New strategy on elimination of measles and rubella

Author: Adrian O'Dowd
New strategy on elimination of measles and rubella
A new strategy led by Public Health England (PHE) has been launched to maintain the elimination status of measles and rubella and congenital rubella syndrome (CRS) across the UK.

The strategy, developed by PHE and supported by partners across the NHS and the devolved administrations, is built on the experience of 50 years of measles vaccination and 30 years of the measles, mumps and rubella (MMR) immunisation programme.

It is estimated that since the introduction of the measles vaccine, 20 million cases and 4,500 deaths have been prevented the UK. In addition, it is estimated that rubella vaccination has prevented an estimated 1.4 million cases of rubella, 1,300 CRS births, and averted 25,000 terminations.

However, PHE said its own analysis showed that immunity levels within some age groups across the UK – especially young people aged 15 to 20 – were well below the levels needed to prevent measles from spreading and it was a highly infectious disease.

Although the World Health Organization (WHO) confirmed that the UK eliminated rubella in 2015 and measles in 2016, that only means the diseases are no longer native to the UK and does not mean they have been completely wiped out. With their existence in other countries and recent large measles outbreaks across Europe, imported infections are a risk to the UK.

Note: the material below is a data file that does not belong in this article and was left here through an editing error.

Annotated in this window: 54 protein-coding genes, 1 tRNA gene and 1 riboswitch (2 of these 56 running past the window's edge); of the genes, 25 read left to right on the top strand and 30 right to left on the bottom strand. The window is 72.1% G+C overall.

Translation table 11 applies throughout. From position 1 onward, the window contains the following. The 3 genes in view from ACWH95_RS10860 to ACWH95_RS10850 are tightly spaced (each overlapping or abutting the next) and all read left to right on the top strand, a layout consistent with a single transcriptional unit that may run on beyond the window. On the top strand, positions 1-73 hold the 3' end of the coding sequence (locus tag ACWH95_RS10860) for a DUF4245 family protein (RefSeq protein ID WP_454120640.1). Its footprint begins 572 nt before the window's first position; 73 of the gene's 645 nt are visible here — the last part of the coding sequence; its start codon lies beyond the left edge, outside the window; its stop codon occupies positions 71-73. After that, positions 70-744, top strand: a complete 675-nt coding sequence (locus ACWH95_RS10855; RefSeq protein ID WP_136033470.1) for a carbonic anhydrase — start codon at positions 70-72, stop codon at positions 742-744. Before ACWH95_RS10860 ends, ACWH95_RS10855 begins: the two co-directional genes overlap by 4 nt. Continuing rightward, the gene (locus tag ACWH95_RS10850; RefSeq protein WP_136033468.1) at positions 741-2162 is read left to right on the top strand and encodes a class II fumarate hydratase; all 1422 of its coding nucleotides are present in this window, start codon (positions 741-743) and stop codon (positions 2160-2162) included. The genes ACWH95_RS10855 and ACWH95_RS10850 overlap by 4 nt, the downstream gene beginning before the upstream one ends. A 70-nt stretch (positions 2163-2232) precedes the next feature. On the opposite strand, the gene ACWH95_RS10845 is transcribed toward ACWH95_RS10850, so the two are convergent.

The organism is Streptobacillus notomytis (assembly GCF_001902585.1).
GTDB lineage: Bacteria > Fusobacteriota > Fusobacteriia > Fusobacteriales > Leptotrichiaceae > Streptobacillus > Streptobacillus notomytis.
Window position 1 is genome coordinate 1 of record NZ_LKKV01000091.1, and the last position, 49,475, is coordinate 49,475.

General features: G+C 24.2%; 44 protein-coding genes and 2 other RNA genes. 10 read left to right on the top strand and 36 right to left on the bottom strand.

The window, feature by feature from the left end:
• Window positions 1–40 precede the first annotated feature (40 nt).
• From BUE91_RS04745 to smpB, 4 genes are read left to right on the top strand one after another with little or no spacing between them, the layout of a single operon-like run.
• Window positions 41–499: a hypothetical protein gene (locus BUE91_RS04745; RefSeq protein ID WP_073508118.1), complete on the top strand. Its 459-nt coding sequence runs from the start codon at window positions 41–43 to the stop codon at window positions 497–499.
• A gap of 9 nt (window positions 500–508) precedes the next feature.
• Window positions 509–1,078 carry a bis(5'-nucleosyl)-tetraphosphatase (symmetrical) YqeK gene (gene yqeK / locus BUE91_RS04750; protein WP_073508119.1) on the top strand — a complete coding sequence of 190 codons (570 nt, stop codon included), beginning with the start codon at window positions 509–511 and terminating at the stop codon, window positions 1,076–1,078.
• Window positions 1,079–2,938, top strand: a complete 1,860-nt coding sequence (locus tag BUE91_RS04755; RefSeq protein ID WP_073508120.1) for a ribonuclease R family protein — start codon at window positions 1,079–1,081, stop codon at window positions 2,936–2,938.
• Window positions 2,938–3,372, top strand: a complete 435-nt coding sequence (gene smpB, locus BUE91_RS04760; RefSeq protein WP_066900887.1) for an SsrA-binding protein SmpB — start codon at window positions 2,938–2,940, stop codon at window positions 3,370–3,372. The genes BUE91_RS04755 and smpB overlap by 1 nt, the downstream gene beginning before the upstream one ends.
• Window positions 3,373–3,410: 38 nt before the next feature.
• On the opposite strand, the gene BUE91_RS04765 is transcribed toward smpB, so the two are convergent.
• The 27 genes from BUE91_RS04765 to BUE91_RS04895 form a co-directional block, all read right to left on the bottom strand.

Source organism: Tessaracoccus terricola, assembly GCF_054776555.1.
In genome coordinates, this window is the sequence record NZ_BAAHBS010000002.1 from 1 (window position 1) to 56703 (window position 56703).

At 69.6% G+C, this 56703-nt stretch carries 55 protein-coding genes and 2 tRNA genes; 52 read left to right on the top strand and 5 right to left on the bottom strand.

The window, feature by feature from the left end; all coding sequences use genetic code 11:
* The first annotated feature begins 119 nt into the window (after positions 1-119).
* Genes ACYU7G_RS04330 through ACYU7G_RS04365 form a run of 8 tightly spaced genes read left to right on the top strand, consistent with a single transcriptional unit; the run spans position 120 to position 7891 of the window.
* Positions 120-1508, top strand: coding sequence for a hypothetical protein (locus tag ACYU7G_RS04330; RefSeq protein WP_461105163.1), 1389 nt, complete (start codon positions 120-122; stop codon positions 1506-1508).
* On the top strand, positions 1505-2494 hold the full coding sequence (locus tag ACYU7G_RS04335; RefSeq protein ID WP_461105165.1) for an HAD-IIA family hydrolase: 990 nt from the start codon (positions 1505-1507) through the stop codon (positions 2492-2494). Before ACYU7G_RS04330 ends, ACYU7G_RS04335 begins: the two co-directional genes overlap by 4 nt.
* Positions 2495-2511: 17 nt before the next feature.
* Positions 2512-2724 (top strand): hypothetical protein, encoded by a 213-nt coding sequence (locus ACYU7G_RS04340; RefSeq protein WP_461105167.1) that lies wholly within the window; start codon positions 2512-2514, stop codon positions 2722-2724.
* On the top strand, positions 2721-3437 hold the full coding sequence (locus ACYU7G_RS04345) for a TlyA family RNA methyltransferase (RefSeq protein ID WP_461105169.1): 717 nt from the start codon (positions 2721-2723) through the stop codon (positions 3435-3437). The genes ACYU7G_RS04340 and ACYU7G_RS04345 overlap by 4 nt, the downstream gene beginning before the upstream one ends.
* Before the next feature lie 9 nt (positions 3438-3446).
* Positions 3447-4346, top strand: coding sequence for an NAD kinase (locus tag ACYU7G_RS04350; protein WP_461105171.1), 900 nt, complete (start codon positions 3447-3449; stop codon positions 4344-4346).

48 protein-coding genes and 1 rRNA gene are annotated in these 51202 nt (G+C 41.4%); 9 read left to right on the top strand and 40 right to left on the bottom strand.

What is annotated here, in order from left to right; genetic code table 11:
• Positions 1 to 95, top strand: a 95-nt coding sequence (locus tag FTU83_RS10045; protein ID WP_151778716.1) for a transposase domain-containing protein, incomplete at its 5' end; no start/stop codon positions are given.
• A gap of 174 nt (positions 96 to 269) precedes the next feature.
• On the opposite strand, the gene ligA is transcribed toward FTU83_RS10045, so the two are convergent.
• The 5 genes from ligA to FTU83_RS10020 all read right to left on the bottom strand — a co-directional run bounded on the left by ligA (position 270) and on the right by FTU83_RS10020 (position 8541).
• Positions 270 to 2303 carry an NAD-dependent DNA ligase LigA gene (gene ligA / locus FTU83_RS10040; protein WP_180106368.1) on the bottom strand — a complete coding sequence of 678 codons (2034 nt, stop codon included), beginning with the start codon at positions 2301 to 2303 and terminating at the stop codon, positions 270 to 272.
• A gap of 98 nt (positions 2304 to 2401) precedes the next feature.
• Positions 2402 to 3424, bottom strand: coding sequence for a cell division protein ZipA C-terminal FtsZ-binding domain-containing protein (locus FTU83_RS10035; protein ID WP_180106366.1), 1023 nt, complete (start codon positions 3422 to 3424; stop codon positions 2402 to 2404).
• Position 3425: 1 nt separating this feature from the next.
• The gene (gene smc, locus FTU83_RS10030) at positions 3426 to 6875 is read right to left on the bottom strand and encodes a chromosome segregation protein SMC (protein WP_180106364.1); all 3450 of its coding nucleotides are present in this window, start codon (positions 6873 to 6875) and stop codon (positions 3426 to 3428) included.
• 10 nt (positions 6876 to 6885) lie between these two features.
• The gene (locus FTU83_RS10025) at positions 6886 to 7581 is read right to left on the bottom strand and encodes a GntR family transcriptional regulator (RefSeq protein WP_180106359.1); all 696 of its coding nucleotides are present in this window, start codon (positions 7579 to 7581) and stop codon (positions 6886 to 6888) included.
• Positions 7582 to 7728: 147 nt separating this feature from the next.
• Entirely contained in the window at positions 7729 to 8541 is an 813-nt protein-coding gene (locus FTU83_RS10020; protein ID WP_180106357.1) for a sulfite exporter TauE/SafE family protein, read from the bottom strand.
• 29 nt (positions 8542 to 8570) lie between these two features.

PHE said that in 2016 and 2017, uptake of the first dose of the MMR vaccine in five-year-olds in the UK exceeded 95% for the first time. However, two doses of MMR vaccine are required to ensure full protection from measles and uptake of the second dose of MMR in five-year-olds is currently 88% - well below the 95% WHO target.

The new strategy says partners in the local health economy need to work together to continue to increase uptake of the MMR vaccine in all children, and address immunity gaps across the population by catching up teenagers and young adults who missed out on the vaccine when they were younger.

It includes various recommendations to maintain measles and rubella elimination that cover four main areas:
  • achieve and sustain over 95% coverage with two doses of MMR vaccine in the routine childhood immunisation programme
  • achieve over 95% coverage with two doses of MMR vaccine in older age groups
  • strengthen measles and rubella monitoring
  • ensure easy access to evidence-based information for health professionals.
The strategy says that the routine national immunisation programme will be strengthened by stakeholders working collaboratively to address gaps in funding, commissioning, delivery and quality assurance of immunisation training as well as gaps in workforce planning.

PHE also wants local areas to investigate and address national decline in the MMR 1 coverage in people born since 2011-12. To do this, local teams should develop a measles and rubella elimination action plan in partnership with local stakeholders that should include analysis of any barriers to achieving the 95% target for MMR 1 and MMR 2.

Local teams should then agree on how to tackle these barriers by working with GP practices which will look at the accessibility of immunisation clinics, appointment times, locations, and waiting lists.

There should also be opportunistic MMR check and offer at all contact points in primary care.

Dr Mary Ramsay, head of immunisation at PHE, said: “Our achievements to date are a testament to the hard work of health professionals in the NHS. But, if we wish to build on our successes, and sustain measles and rubella elimination for future generations action needs to be taken now.”